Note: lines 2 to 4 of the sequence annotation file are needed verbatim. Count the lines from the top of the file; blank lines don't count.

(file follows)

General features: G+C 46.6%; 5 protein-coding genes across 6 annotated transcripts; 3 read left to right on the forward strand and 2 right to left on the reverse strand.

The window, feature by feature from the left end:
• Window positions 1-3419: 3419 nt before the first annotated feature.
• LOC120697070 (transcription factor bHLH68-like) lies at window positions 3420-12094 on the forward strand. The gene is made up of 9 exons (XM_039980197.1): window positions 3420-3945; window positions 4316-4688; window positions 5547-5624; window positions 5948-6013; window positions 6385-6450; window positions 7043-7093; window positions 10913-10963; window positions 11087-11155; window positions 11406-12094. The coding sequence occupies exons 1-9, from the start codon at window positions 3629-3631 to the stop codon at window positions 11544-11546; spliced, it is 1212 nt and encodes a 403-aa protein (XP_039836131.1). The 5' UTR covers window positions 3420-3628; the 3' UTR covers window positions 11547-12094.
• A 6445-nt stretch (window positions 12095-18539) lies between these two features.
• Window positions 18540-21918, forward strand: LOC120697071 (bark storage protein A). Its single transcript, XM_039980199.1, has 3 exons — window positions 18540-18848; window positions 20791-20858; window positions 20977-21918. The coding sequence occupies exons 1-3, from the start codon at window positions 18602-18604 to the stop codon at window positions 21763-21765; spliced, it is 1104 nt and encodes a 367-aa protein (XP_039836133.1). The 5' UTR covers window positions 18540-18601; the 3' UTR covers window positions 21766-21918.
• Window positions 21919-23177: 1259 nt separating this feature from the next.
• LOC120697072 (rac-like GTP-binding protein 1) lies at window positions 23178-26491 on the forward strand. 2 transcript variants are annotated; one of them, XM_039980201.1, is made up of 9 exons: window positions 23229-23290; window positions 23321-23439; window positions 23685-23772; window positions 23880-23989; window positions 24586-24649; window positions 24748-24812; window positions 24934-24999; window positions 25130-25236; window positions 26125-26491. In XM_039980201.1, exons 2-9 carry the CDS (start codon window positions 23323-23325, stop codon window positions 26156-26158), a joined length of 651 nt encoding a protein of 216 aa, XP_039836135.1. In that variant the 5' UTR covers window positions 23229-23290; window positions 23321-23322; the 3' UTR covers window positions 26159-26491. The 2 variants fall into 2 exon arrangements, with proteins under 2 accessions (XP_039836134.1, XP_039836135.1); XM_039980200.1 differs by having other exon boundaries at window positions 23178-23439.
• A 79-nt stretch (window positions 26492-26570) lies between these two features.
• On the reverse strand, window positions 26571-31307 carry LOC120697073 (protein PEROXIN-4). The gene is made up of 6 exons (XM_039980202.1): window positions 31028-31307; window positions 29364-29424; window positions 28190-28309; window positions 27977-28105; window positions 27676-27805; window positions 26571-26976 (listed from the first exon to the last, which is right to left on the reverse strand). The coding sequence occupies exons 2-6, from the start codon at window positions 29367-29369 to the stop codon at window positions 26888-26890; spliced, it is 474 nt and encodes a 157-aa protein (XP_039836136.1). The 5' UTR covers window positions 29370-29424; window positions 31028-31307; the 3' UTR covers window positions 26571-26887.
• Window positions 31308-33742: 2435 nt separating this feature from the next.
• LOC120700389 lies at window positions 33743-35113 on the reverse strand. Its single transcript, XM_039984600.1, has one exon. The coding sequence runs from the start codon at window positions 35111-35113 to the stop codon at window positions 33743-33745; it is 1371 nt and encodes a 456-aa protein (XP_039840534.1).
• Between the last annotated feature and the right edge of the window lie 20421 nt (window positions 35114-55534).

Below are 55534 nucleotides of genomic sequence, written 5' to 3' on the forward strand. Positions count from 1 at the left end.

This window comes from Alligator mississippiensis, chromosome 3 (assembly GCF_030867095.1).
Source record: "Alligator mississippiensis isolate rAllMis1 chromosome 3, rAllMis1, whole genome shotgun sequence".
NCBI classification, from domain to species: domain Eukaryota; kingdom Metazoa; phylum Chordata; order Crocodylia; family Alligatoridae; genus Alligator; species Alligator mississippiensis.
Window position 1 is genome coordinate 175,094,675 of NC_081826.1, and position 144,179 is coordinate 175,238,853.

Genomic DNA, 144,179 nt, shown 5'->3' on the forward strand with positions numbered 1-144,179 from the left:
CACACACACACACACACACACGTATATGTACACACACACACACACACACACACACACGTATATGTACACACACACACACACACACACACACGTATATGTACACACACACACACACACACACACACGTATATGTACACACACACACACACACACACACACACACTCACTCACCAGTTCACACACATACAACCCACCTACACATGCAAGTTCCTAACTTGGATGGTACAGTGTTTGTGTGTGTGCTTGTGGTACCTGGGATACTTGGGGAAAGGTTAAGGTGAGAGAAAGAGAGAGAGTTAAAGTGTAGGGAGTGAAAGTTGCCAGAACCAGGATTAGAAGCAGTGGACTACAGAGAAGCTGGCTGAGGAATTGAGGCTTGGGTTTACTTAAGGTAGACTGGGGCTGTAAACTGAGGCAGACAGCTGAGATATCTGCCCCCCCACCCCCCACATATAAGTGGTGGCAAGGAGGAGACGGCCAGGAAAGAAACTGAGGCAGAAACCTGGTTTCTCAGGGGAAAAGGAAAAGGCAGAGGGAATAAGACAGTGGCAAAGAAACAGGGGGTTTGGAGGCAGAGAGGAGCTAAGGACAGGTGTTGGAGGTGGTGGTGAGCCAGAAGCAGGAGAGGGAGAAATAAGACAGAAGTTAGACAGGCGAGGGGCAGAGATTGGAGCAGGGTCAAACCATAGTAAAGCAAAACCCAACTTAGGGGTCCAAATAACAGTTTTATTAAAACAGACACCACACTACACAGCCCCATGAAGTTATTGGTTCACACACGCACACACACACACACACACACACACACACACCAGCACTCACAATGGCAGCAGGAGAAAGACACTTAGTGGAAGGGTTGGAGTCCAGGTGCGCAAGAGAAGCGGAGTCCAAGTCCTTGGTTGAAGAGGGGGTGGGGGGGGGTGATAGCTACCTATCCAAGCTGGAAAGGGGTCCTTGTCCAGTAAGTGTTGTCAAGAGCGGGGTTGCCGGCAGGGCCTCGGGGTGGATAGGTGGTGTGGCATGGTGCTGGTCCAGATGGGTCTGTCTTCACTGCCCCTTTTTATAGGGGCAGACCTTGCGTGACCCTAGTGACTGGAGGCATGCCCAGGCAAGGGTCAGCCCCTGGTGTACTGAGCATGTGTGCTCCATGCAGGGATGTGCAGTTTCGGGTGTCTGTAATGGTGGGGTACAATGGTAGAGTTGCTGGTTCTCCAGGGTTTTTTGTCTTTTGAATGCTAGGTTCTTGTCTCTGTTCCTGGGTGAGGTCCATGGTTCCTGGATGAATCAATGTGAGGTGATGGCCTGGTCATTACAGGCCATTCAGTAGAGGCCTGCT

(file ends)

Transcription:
The window, feature by feature from the left end:
• Window positions 1-3419: 3419 nt before the first annotated feature.
• LOC120697070 (transcription factor bHLH68-like) lies at window positions 3420-12094 on the forward strand. The gene is made up of 9 exons (XM_039980197.1): window positions 3420-3945; window positions 4316-4688; window positions 5547-5624; window positions 5948-6013; window positions 6385-6450; window positions 7043-7093; window positions 10913-10963; window positions 11087-11155; window positions 11406-12094. The coding sequence occupies exons 1-9, from the start codon at window positions 3629-3631 to the stop codon at window positions 11544-11546; spliced, it is 1212 nt and encodes a 403-aa protein (XP_039836131.1). The 5' UTR covers window positions 3420-3628; the 3' UTR covers window positions 11547-12094.